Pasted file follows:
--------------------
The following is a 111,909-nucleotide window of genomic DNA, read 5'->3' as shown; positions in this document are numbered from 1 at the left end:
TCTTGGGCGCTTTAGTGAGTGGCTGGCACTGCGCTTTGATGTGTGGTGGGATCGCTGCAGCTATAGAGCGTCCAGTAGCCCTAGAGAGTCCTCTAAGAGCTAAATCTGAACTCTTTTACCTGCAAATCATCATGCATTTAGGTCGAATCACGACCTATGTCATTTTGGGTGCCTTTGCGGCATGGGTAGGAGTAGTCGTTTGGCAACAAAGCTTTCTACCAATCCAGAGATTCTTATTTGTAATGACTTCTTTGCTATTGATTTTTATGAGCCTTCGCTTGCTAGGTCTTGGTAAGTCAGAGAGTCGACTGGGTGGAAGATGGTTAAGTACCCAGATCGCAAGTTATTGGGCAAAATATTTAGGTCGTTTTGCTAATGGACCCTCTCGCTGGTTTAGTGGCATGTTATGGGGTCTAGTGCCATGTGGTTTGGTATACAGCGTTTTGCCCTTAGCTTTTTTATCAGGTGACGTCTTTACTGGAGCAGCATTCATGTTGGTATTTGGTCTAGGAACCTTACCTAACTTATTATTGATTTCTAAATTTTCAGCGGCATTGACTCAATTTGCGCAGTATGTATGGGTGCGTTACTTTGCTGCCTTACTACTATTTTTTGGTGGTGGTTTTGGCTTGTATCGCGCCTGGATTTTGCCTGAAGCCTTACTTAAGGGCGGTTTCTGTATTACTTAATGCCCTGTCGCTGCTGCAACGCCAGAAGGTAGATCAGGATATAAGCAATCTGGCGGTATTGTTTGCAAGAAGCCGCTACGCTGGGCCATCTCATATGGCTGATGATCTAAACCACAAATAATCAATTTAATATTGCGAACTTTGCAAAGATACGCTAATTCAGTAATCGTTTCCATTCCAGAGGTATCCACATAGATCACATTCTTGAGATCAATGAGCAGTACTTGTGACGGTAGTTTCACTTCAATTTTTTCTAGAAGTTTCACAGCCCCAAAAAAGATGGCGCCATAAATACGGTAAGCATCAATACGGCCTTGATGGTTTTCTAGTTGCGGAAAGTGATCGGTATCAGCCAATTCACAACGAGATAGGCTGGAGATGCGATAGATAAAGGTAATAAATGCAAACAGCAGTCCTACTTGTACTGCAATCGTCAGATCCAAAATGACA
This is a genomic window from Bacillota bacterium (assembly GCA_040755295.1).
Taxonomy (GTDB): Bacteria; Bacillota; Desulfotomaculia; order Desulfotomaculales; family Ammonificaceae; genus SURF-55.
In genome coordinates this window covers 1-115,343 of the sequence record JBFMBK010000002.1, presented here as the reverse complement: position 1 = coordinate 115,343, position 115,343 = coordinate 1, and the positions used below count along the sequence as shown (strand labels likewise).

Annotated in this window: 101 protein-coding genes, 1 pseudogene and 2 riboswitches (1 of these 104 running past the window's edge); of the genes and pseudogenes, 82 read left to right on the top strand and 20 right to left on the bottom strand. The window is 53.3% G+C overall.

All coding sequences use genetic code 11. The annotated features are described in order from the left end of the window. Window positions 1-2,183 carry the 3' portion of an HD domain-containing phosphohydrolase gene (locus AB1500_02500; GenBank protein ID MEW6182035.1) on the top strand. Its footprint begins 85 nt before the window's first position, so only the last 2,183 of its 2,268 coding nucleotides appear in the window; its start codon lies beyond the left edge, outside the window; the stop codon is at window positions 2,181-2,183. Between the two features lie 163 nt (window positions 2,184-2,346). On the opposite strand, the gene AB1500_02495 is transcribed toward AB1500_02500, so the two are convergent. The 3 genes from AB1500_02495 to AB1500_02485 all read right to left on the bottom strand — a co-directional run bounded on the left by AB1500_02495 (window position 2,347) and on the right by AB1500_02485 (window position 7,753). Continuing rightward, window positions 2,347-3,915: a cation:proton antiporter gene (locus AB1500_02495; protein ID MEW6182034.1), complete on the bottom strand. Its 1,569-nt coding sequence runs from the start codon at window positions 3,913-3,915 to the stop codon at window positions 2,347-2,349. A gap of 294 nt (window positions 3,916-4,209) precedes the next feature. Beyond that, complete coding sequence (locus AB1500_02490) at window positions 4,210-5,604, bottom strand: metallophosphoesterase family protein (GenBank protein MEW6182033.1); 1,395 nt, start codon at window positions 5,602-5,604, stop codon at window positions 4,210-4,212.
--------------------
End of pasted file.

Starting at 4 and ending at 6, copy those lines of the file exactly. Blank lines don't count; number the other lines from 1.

Taxonomy (GTDB): Bacteria; Bacillota; Desulfotomaculia; order Desulfotomaculales; family Ammonificaceae; genus SURF-55.
In genome coordinates this window covers 1-115,343 of the sequence record JBFMBK010000002.1, presented here as the reverse complement: position 1 = coordinate 115,343, position 115,343 = coordinate 1, and the positions used below count along the sequence as shown (strand labels likewise).

Annotated in this window: 101 protein-coding genes, 1 pseudogene and 2 riboswitches (1 of these 104 running past the window's edge); of the genes and pseudogenes, 82 read left to right on the top strand and 20 right to left on the bottom strand. The window is 53.3% G+C overall.